Stems: immersed, scape stout, naked, three to four inches high, with a few scales. Leaves: two to three pinnately many-parted, capillary, bearing many bladders. Flowers: three to twenty in a raceme on short pedicels, the sides of the lips reflexed, spur conical, slender, rather acute. Fruit: capsule many seeded.
The Greater Bladderwort is a very curious plant which grows in shallow pools and ponds, and has yellow flowers similar in structure to those of the Butterwort. The leaves, usually much crowded on the floating branches, are divided into thread-like segments bearing the numerous, velvety-looking, little air bladders. In the autumn, buds terminating the stems fall off, and are buried in the mud at the bottom of pools until springtime, when they root, and the new bladders, at first filled with water, soon fill with air, and the plant, leaving the mud, rises to the surface of the pool and flowers, the bladders feeding it by means of their trapping. The pale green bladders are, however, its most interesting feature, for having no roots the plant floats submerged by means of these tiny inflated balloons, whose bristle-like appendages give them the appearance of crustaceans. These bladders have an opening closed by a valve and furnished with a few projecting bristles that guide insects to the aperture, which they enter by pressing against the lid. Inside the bladder is covered with glandular processes that seem to absorb the fluid products of decay, but do not, like the Butterwort and Sundew, digest the trapped victim and absorb the animal matter. The yellow flowers grow in racemes of three to twenty at the top of the stalks on pedicels which are recurved in fruit. They have a two-lipped corolla with an erect, entire upper lip, and a broad three-lobed lower lip that has a large palate, and a conic spur nearly as long as the lip to which it is appressed.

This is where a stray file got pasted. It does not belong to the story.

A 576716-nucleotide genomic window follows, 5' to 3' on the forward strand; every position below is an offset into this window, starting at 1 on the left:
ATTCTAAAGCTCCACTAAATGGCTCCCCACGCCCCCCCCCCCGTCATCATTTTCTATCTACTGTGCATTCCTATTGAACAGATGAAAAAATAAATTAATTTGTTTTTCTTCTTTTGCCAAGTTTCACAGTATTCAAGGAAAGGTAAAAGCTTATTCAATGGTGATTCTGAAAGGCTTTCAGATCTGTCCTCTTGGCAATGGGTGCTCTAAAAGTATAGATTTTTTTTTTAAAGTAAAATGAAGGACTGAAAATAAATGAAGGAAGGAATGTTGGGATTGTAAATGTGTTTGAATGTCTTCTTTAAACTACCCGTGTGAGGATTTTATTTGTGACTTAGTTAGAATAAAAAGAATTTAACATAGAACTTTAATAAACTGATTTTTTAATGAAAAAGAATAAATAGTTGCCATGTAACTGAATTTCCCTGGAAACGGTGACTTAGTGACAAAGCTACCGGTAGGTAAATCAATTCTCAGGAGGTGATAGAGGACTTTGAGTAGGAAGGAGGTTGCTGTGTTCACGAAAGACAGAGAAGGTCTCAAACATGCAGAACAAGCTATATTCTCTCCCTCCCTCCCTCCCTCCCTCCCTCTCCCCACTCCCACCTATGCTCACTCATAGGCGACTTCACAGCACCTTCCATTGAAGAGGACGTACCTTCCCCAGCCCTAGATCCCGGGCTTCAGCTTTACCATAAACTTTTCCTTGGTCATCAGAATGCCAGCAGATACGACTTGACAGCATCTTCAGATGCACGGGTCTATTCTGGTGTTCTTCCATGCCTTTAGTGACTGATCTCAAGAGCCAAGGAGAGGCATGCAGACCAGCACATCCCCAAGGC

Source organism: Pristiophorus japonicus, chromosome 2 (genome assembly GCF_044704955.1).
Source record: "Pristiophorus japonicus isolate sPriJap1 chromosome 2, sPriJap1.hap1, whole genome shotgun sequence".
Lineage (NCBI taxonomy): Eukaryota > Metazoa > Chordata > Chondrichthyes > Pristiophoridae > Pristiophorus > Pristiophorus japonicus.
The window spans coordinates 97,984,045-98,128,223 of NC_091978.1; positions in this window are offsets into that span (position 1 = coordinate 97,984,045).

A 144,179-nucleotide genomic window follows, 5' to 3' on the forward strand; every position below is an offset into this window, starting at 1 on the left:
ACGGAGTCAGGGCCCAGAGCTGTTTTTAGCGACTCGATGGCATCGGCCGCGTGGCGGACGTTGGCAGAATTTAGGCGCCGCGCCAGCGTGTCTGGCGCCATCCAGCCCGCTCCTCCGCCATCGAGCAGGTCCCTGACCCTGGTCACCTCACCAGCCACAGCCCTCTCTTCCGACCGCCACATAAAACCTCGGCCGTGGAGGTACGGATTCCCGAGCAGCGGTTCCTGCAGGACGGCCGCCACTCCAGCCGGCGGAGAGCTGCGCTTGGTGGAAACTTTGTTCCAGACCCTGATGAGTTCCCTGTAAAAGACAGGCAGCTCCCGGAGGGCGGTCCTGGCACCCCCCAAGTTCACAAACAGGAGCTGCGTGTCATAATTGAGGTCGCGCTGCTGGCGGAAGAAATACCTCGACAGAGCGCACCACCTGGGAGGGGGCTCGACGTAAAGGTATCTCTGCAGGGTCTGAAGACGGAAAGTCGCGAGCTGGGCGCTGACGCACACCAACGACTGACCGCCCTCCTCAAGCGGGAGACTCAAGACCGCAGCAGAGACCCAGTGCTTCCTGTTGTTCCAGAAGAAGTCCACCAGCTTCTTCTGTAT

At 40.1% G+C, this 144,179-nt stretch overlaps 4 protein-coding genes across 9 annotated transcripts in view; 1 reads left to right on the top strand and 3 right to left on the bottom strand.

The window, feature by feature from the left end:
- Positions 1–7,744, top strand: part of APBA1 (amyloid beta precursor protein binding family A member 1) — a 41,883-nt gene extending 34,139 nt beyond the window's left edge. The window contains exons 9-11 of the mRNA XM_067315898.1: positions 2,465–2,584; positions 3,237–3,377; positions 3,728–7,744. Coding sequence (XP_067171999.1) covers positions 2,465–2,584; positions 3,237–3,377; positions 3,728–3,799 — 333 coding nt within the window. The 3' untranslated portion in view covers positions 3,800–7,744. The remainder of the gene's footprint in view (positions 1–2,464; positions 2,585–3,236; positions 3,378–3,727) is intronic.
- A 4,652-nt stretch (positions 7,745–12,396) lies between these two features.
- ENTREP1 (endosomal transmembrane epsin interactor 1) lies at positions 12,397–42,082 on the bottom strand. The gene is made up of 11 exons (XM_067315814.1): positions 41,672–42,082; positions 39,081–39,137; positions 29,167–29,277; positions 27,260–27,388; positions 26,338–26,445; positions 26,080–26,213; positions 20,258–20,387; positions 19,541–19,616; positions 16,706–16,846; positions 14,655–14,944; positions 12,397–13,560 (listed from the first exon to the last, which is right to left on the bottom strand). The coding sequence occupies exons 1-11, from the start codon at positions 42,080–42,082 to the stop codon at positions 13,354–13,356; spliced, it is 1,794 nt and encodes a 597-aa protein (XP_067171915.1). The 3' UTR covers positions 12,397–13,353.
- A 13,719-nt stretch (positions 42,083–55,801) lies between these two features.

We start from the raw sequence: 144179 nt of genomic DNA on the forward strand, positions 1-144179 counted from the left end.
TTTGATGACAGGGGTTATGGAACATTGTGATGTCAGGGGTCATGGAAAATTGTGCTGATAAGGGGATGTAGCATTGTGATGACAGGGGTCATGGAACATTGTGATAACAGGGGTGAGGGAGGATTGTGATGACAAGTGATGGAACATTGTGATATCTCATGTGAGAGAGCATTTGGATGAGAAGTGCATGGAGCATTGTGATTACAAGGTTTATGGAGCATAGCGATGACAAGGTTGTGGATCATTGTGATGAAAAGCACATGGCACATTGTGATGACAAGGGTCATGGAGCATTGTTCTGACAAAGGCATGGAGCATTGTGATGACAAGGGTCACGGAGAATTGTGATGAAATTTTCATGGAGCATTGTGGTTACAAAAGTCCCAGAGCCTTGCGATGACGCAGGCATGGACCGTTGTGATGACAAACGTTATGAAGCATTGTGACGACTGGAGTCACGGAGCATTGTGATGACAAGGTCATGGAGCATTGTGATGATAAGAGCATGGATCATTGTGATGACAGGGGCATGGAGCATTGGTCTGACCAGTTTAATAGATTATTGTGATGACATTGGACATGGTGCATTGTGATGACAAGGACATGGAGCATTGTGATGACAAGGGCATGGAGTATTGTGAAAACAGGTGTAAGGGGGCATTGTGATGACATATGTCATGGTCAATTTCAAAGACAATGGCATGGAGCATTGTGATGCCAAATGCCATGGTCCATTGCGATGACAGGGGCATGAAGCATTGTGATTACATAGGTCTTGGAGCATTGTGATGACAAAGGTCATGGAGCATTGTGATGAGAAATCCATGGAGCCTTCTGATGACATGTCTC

Utricidaria intermedia, or Yellow Bladderwort, has also a naked scape bearing one to five yellow flowers, the upper lip of whose corolla is much longer than the palate, the acute spur being appressed to, and as long as the very broad lower lip. The slender pedicels are erect in fruit. The branches are floating, and the leaves more or less scattered, with linear, flat segments and bristle-toothed margins. The bladders are, with rare exceptions, borne on leafless branches.